Beyond that, keep in mind that getting rid of workers is what companies always want to do. They do not exist to employ people, after all. Their interest is in ever-increasing earnings and ever-decreasing costs, and that is what they ask their managers to achieve. Best for them is maximum earnings with zero costs, meaning zero workers. No wages at all, consigning ever-increasing numbers of former workers to economic hell. Increasing the population of hell is not their goal, we will give them that, but it is a consequence of their kind of "progress."

Suppose that we could take away basic economic fear. Suppose that no one could be consigned to economic hell any more. That is our vision at

We need competition, yes, but we do not need competition that breaks up families and puts people on the streets because of the mistakes of the rich and the pathological and antisocial behavior of the managers they hire.

We do need competition to keep people from becoming lazy. People need goals to accomplish. Therefore does not believe that we should try to make everyone equally wealthy. That is, we do not want to get rid of economic heaven. We want to get rid of economic hell.

People should be encouraged to climb the economic ladder, but they should not be whipped by fear to do so. The lowest level of economic life should be acceptable but not desirable. That way, the importance of staying on the ladder will not be so great. Managers would not be able to threaten workers with economic hell. We think that over time, manager behavior would start to change, with more leadership and fewer threats. That would be good for both managers and workers, with fewer traumatized workers and more humane managers. That is, we want to change the economic hierarchy from one of fear into one of hope.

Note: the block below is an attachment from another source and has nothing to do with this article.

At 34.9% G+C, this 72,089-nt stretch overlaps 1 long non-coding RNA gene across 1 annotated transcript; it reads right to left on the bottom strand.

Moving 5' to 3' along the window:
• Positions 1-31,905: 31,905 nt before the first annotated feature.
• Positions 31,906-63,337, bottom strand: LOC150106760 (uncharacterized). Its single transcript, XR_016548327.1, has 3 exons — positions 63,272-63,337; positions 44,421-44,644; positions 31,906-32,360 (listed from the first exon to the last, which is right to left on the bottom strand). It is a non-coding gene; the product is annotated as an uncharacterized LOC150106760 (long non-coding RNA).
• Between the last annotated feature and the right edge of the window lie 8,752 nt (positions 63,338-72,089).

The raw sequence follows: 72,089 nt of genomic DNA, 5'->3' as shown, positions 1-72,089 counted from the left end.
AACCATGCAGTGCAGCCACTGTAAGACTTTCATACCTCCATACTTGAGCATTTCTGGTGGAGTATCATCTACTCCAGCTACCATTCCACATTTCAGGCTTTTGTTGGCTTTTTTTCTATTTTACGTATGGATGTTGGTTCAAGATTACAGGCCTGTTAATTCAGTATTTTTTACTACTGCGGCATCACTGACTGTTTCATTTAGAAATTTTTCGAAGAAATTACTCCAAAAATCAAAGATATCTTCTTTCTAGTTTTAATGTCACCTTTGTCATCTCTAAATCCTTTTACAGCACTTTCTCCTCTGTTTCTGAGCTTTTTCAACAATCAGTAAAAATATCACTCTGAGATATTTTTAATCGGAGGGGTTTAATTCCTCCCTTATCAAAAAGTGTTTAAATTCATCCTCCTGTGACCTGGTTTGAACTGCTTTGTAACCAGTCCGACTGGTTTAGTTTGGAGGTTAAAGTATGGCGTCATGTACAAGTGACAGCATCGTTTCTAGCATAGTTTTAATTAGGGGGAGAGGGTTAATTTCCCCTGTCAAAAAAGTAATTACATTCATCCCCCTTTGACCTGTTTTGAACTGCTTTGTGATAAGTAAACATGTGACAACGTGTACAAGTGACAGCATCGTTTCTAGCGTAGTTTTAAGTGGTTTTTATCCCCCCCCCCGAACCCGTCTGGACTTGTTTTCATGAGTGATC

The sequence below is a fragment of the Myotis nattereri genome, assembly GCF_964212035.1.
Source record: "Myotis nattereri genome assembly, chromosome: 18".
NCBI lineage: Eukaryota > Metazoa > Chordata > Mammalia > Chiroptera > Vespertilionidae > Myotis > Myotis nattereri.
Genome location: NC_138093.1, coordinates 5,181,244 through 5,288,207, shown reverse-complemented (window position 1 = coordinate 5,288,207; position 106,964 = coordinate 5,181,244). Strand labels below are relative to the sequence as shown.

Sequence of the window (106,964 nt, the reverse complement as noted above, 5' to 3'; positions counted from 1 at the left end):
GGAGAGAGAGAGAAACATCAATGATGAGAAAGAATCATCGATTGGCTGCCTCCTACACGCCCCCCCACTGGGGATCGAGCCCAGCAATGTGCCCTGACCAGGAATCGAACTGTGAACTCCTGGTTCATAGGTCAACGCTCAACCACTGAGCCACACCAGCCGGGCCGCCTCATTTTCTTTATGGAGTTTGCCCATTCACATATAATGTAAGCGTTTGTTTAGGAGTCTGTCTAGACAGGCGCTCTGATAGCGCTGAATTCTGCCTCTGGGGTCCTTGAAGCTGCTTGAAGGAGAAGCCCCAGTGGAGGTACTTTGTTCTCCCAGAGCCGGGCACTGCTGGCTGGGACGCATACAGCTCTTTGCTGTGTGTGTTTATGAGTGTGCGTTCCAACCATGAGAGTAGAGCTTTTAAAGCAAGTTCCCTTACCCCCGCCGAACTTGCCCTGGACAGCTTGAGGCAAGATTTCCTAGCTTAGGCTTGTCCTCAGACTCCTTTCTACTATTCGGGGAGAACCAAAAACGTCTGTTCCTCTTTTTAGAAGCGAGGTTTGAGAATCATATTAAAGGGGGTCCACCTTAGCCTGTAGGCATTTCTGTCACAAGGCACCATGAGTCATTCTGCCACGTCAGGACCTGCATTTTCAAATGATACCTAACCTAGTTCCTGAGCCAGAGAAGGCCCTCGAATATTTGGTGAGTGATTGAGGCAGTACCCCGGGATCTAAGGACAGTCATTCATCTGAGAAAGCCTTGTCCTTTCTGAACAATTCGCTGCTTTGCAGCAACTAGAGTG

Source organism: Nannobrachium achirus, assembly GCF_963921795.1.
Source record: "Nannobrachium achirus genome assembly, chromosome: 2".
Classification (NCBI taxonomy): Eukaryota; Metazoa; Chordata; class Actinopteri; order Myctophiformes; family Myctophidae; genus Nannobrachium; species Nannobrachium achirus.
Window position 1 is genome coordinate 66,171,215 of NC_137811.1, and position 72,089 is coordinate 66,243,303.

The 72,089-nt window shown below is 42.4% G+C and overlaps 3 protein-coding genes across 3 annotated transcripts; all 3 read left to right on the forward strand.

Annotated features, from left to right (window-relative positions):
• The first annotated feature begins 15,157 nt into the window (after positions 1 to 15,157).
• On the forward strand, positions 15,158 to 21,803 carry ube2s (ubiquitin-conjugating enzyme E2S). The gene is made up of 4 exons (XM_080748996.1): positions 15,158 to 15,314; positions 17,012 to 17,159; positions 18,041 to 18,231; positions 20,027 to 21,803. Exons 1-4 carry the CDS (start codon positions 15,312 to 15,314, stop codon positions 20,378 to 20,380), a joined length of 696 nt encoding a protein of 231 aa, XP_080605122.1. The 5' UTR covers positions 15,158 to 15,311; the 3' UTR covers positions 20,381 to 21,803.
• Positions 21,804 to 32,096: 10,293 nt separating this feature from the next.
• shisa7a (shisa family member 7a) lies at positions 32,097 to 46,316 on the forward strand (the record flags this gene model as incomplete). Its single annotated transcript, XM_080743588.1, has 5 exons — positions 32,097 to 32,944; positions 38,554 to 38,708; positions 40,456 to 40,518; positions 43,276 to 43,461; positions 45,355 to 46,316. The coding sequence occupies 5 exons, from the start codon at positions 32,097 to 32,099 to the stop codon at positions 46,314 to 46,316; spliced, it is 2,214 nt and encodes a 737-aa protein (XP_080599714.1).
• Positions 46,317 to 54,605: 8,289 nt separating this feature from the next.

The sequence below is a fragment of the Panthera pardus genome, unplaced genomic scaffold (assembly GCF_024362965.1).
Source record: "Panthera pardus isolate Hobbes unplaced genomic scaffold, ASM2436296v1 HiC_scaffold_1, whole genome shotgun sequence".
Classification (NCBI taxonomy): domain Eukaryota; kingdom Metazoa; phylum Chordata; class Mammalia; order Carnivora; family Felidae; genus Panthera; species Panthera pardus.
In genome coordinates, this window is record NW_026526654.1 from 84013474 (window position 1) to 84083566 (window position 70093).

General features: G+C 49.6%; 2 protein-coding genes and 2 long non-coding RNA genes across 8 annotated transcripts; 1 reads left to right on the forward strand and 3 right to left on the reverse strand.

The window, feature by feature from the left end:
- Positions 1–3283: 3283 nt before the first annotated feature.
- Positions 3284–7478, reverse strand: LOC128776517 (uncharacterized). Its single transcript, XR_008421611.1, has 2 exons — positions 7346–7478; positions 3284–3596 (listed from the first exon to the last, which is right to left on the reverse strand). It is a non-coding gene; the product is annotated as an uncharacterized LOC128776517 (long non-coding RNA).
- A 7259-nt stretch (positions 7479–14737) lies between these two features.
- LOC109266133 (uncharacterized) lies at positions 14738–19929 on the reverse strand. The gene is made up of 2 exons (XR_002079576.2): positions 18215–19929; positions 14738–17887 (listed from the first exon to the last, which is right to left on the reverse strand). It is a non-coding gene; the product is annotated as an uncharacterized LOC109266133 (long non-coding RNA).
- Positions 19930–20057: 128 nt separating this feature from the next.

Read our many other posts for more details how we would go about it. The basic change would be the creation of internal markets and currencies to protect the jobs and wealth of the poor from the economic shenanigans of the rich and their managers. The rich and their managers would be consigned to the external market. On the other hand, becoming extremely rich could only occur in the external markets, because the internal markets must be balanced by government regulations in order to protect them. Therefore the extremely ambitious could still attempt to satisfy their ambitions by going into the external market. The difference is that the internal markets would be the safety nets for the economic ladder. They would catch anyone who fell off. The consequences of failure would no longer include the risk falling into economic hell.

The way capitalism should be.

Socialism for the socialists and capitalism for the capitalists.